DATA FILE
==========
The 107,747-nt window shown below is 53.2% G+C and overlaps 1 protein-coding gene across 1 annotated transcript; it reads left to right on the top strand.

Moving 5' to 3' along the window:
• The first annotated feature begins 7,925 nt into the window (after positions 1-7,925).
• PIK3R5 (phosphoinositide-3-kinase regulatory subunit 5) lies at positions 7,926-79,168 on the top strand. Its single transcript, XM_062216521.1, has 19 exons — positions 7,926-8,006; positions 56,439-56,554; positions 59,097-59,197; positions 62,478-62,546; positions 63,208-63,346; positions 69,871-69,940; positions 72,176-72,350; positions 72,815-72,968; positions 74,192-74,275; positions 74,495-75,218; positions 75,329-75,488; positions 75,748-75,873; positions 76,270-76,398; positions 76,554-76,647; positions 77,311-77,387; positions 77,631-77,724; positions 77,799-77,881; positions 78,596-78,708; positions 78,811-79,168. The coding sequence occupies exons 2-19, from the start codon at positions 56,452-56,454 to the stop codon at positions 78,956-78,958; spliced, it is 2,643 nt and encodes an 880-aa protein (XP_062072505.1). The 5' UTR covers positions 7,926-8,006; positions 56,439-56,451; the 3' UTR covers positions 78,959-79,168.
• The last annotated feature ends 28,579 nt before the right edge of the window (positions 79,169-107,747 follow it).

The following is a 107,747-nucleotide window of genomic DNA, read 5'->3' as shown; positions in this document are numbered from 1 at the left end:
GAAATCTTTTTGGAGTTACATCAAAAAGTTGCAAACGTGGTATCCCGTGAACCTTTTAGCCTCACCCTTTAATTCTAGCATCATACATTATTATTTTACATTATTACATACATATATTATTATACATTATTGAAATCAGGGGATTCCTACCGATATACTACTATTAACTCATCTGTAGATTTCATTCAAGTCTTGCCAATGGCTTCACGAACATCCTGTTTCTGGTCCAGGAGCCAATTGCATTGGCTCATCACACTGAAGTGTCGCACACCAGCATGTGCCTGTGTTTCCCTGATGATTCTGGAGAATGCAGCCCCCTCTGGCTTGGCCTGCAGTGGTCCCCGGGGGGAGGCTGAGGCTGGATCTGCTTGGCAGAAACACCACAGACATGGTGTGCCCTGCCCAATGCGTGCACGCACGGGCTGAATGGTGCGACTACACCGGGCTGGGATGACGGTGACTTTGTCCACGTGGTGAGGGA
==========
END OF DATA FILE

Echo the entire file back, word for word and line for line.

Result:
The 107,747-nt window shown below is 53.2% G+C and overlaps 1 protein-coding gene across 1 annotated transcript; it reads left to right on the top strand.

Moving 5' to 3' along the window:
• The first annotated feature begins 7,925 nt into the window (after positions 1-7,925).
• PIK3R5 (phosphoinositide-3-kinase regulatory subunit 5) lies at positions 7,926-79,168 on the top strand. Its single transcript, XM_062216521.1, has 19 exons — positions 7,926-8,006; positions 56,439-56,554; positions 59,097-59,197; positions 62,478-62,546; positions 63,208-63,346; positions 69,871-69,940; positions 72,176-72,350; positions 72,815-72,968; positions 74,192-74,275; positions 74,495-75,218; positions 75,329-75,488; positions 75,748-75,873; positions 76,270-76,398; positions 76,554-76,647; positions 77,311-77,387; positions 77,631-77,724; positions 77,799-77,881; positions 78,596-78,708; positions 78,811-79,168. The coding sequence occupies exons 2-19, from the start codon at positions 56,452-56,454 to the stop codon at positions 78,956-78,958; spliced, it is 2,643 nt and encodes an 880-aa protein (XP_062072505.1). The 5' UTR covers positions 7,926-8,006; positions 56,439-56,451; the 3' UTR covers positions 78,959-79,168.
• The last annotated feature ends 28,579 nt before the right edge of the window (positions 79,169-107,747 follow it).

The following is a 107,747-nucleotide window of genomic DNA, read 5'->3' as shown; positions in this document are numbered from 1 at the left end:
GAAATCTTTTTGGAGTTACATCAAAAAGTTGCAAACGTGGTATCCCGTGAACCTTTTAGCCTCACCCTTTAATTCTAGCATCATACATTATTATTTTACATTATTACATACATATATTATTATACATTATTGAAATCAGGGGATTCCTACCGATATACTACTATTAACTCATCTGTAGATTTCATTCAAGTCTTGCCAATGGCTTCACGAACATCCTGTTTCTGGTCCAGGAGCCAATTGCATTGGCTCATCACACTGAAGTGTCGCACACCAGCATGTGCCTGTGTTTCCCTGATGATTCTGGAGAATGCAGCCCCCTCTGGCTTGGCCTGCAGTGGTCCCCGGGGGGAGGCTGAGGCTGGATCTGCTTGGCAGAAACACCACAGACATGGTGTGCCCTGCCCAATGCGTGCACGCACGGGCTGAATGGTGCGACTACACCGGGCTGGGATGACGGTGACTTTGTCCACGTGGTGAGGGA